Music Therapy and Stroke Rehabilitation

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  • March 10, 2011
Music therapy after stroke

What is Music Therapy?
According to Wikipedia, music therapy is a field of scientific research and an allied health disciple which studies the relationship between the process of clinical therapy and biomusicology, music theory, musical acoustics, psychoacoustics and comparative musicology.

A professional music therapist uses music and all its components – physical, emotional, mental, social, aesthetic, and spiritual – to help patients develop and sustain their health status. The main objective of treatment is for patients to improve their level of functioning and quality of life in different aspects (e.g. motor skills, cognitive functioning, social and behaviour skills, emotional and affective development) by using music such as singing, listening to and discussing music, moving to music, and song writing.

Music therapy can be found in all stages of development.  Applications of music therapy include: development work (communication and motor skills) for patients with special needs, reminiscence/orientation work (song writing and listening) for an elderly patient, and processing and relaxation work (rhythmic entertainment for physical rehabilitation) for a stroke patient.

How Can Music Therapy Help Stroke Victims?
According to the American Stroke Association, music therapy has been scientifically and medically proven to be a valuable tool in rehabilitation after a stroke in areas of movement and muscle control, speech and communication, cognition, mood and motivation.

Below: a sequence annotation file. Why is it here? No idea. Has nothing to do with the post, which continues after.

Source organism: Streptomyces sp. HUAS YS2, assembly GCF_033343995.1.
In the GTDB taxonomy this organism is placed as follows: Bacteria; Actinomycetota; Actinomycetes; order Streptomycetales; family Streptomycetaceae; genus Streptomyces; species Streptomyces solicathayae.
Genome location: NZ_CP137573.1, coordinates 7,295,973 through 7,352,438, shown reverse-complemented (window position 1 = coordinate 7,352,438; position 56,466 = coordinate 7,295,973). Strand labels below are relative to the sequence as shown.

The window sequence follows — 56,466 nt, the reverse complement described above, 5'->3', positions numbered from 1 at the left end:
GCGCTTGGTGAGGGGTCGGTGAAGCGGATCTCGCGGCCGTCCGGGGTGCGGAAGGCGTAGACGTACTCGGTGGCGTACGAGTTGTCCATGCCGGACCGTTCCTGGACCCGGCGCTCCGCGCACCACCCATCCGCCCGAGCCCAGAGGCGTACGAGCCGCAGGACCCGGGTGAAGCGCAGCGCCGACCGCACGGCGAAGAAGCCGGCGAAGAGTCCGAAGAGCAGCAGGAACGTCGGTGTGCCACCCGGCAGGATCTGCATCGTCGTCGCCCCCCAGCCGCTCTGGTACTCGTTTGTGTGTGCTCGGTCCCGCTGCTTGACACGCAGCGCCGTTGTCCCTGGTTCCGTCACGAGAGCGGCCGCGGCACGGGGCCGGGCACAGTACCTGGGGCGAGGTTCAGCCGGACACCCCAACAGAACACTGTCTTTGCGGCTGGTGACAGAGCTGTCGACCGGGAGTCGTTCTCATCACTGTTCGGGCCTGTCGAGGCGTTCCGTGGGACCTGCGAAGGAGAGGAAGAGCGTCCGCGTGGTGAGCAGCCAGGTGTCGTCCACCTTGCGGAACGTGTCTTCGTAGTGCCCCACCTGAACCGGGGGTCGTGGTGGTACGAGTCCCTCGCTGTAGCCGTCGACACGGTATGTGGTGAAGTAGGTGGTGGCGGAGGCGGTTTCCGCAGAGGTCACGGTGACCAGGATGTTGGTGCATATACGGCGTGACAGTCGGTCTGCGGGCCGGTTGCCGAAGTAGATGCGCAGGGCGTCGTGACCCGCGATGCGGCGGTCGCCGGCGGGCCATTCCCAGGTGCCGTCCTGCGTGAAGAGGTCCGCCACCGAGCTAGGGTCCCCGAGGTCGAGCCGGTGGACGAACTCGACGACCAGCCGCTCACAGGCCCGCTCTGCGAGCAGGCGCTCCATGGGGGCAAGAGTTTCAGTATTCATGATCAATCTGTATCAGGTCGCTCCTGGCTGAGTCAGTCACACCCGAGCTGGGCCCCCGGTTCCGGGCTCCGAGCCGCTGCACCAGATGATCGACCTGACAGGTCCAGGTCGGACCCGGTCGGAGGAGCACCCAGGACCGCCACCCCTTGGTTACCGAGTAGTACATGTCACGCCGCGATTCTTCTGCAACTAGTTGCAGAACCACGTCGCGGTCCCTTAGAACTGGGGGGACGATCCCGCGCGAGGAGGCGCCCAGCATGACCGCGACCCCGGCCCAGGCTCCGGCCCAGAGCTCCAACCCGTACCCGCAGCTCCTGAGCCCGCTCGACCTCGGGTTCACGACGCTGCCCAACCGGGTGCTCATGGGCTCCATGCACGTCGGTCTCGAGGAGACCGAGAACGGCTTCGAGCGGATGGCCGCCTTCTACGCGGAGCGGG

• Movement and muscle control improvement can be achieved by a steady beat, musical timing, and rhythmic patterns. Suggested activities include playing a drum to boost range of motion in the upper extremities, exercising to an upbeat music, and timing music to complement the usual walking pattern.
  • To improve speech and communication in a stroke survivor, a music therapist uses rhythm, melody, and singing. Suggested activities include exercising mouth muscle, rhyming, chanting and rapping and singing the words and transferring them to speech.
  • Cognition (memory, organization, attention and problem solving) can be enhanced by music and music structure. Suggested activities in this aspect include making a song with important information in its lyrics, performing in a band and rhythm repetition games.
  • Lastly, to enhance mood and motivation and help in pain management a music therapist uses the emotional and aesthetic qualities of music. Suggested activities in this area include listening to music, recording and song writing, improvisation and musical performance. (e.g. playing a musical instrument).

The Impact of Music Therapy on Stroke Survivors
Music has been proven to have an effect on sections of the brain and it has a great impact on social interactions and emotions. Experimental and descriptive studies of music therapy have shown a significant improvement in quality of life, expression of feelings, awareness and responsiveness, positive associations, socialization and involvement with the environment.

More recent findings on music therapy suggest a decrease in depression, reduction of anxiety and improvement of mood. Researchers also suggest that music helps in motivating and creating a positive outlook among patients. Music therapy in combination with adjunct therapies significantly increases the rate of rehabilitation success among stroke survivors.

A promising study on Music Therapy and Stroke Patients